Title:
Documenting and Understanding Everyday Activities through the Selective Archiving of Live Experiences

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Author(s)
Hayes, Gillian Rachael
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Abowd, Gregory D.
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Abstract
This research focuses on the development and study of socially appropriate ways to archive data about important life experiences during unexpected and unstructured situations. This work involves three significant phases: formative studies to understand the data capture needs of particular populations of users in these situations; design and development of a technical architecture for capture and access in these settings coupled with design and development of applications for two specific domain problems; and evaluation of this solution as it pertains to these domain problems. The underlying solution presented in this dissertation is known as selective archiving, in which services are always on and available for recording but require some explicit action to archive data. If no such action is taken, recorded data is deleted automatically after a specified time. Selectively archived segments of data can provide an efficient way to recover and to analyze high quality data that traditionally available. The projects presented in this dissertation provide insight about the ways in which we can support record-keeping in informal and unstructured settings. Furthermore, when examined together, these projects provide a view into the larger generalized problem of unstructured capture and access and the acceptability of capture technologies. These considerations evolved into a set of seven tensions surrounding recording technologies that are presented in this dissertation. Furthermore, the experiences surrounding the deployment and evaluation of selective archiving technologies demonstrate the ways in which people use different types of knowledge and cues from the world to determine their reactions to and adoption of such technologies.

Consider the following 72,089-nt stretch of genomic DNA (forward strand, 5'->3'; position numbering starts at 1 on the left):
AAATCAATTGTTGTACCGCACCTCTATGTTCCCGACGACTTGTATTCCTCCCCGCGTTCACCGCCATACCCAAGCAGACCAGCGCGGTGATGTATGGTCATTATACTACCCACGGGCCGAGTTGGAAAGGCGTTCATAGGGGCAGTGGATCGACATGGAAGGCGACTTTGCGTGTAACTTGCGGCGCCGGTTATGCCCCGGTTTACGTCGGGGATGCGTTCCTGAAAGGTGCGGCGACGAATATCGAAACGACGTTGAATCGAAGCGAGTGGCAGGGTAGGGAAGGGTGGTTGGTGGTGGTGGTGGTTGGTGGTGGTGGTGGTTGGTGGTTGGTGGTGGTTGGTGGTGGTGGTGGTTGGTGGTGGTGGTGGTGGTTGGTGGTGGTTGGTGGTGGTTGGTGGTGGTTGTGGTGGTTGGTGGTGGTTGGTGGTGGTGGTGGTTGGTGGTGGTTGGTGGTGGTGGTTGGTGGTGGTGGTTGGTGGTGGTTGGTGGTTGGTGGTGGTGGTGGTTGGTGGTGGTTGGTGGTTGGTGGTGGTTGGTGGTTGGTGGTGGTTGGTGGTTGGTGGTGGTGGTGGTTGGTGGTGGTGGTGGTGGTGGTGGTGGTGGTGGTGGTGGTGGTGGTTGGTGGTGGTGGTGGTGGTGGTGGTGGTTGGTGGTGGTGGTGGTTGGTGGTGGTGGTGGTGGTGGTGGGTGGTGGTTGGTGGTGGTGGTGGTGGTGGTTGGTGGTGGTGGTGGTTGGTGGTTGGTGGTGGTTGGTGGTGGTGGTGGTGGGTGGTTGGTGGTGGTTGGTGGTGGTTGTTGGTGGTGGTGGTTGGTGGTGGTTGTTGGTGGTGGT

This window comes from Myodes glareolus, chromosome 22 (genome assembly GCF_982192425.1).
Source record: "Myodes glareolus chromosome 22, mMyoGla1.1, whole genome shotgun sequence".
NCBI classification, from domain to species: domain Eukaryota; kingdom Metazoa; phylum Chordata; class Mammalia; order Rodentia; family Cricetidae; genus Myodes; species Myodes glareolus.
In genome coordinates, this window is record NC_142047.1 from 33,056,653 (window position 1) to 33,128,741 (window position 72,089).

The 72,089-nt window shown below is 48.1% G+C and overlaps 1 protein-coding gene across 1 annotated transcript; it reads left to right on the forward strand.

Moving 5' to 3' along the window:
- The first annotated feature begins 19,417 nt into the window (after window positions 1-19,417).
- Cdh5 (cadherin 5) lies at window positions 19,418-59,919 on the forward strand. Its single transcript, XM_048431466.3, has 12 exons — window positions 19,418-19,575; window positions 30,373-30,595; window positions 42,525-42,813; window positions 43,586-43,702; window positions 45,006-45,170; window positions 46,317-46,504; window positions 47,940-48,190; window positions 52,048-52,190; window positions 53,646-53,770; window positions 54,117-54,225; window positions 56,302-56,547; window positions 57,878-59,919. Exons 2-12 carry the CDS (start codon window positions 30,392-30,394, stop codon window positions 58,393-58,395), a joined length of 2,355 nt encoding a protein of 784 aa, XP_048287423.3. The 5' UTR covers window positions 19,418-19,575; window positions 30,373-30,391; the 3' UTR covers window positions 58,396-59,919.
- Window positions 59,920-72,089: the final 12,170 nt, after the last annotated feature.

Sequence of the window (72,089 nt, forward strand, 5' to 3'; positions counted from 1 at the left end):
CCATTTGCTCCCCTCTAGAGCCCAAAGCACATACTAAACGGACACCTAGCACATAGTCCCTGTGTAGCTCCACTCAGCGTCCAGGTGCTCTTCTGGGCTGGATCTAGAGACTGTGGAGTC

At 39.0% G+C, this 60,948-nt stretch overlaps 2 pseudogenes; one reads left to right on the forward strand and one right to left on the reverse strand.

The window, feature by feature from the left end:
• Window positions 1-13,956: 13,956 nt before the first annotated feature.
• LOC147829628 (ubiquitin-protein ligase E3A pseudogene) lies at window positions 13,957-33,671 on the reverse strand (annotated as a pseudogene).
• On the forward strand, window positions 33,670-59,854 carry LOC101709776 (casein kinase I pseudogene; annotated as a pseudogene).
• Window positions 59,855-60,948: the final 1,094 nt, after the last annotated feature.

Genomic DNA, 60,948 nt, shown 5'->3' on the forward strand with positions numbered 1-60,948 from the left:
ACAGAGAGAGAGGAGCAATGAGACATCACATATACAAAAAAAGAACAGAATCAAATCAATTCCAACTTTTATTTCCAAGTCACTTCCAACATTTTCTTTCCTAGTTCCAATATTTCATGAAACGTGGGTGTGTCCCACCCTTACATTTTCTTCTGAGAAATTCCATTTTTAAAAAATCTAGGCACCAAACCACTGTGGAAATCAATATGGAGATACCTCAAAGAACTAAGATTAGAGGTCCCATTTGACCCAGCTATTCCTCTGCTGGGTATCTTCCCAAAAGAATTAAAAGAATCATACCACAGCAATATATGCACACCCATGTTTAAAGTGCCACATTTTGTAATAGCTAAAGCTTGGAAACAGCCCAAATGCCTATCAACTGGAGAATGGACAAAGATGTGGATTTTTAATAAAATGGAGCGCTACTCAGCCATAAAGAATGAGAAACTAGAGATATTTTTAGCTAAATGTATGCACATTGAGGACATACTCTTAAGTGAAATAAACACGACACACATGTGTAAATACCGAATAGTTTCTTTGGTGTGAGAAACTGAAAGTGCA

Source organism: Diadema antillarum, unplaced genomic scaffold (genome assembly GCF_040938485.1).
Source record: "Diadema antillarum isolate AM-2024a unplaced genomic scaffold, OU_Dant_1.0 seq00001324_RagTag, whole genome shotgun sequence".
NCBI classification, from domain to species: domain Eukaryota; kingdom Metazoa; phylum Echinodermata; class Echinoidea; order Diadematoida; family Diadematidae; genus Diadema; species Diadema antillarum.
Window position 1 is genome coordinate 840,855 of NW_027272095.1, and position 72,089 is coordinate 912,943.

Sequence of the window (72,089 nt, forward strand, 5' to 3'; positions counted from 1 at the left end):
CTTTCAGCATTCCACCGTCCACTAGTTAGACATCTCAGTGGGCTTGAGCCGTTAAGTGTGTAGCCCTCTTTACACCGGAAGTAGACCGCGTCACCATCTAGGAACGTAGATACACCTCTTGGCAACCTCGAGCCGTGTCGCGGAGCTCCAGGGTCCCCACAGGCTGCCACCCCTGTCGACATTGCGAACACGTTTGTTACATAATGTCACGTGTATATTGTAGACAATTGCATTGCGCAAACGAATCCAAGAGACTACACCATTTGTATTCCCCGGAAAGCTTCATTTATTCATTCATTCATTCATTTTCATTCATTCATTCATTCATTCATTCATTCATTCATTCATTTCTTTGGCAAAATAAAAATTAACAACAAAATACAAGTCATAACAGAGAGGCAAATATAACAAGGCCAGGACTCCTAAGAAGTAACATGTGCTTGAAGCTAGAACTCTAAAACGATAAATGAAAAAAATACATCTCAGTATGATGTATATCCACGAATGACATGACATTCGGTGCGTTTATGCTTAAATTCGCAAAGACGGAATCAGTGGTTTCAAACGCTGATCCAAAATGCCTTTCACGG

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Date Issued
2007-05-18
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Dissertation
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